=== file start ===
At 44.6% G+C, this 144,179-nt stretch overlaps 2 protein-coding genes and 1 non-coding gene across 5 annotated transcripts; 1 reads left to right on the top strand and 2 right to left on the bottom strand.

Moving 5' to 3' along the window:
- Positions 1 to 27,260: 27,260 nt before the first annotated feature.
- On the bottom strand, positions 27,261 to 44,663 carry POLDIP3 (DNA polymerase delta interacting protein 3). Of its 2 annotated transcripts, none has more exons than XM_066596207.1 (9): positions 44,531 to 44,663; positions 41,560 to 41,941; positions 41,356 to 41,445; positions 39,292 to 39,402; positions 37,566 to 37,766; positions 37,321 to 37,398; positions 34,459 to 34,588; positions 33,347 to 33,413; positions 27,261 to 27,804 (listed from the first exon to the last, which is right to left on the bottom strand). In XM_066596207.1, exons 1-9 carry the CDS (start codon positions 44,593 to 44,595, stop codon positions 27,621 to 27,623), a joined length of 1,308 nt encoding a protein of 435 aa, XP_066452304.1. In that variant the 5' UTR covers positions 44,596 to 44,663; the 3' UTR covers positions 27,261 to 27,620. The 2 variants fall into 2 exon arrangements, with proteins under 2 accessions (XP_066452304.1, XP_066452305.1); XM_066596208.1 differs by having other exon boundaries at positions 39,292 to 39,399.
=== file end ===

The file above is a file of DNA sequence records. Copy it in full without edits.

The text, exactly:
At 44.6% G+C, this 144,179-nt stretch overlaps 2 protein-coding genes and 1 non-coding gene across 5 annotated transcripts; 1 reads left to right on the top strand and 2 right to left on the bottom strand.

Moving 5' to 3' along the window:
- Positions 1 to 27,260: 27,260 nt before the first annotated feature.
- On the bottom strand, positions 27,261 to 44,663 carry POLDIP3 (DNA polymerase delta interacting protein 3). Of its 2 annotated transcripts, none has more exons than XM_066596207.1 (9): positions 44,531 to 44,663; positions 41,560 to 41,941; positions 41,356 to 41,445; positions 39,292 to 39,402; positions 37,566 to 37,766; positions 37,321 to 37,398; positions 34,459 to 34,588; positions 33,347 to 33,413; positions 27,261 to 27,804 (listed from the first exon to the last, which is right to left on the bottom strand). In XM_066596207.1, exons 1-9 carry the CDS (start codon positions 44,593 to 44,595, stop codon positions 27,621 to 27,623), a joined length of 1,308 nt encoding a protein of 435 aa, XP_066452304.1. In that variant the 5' UTR covers positions 44,596 to 44,663; the 3' UTR covers positions 27,261 to 27,620. The 2 variants fall into 2 exon arrangements, with proteins under 2 accessions (XP_066452304.1, XP_066452305.1); XM_066596208.1 differs by having other exon boundaries at positions 39,292 to 39,399.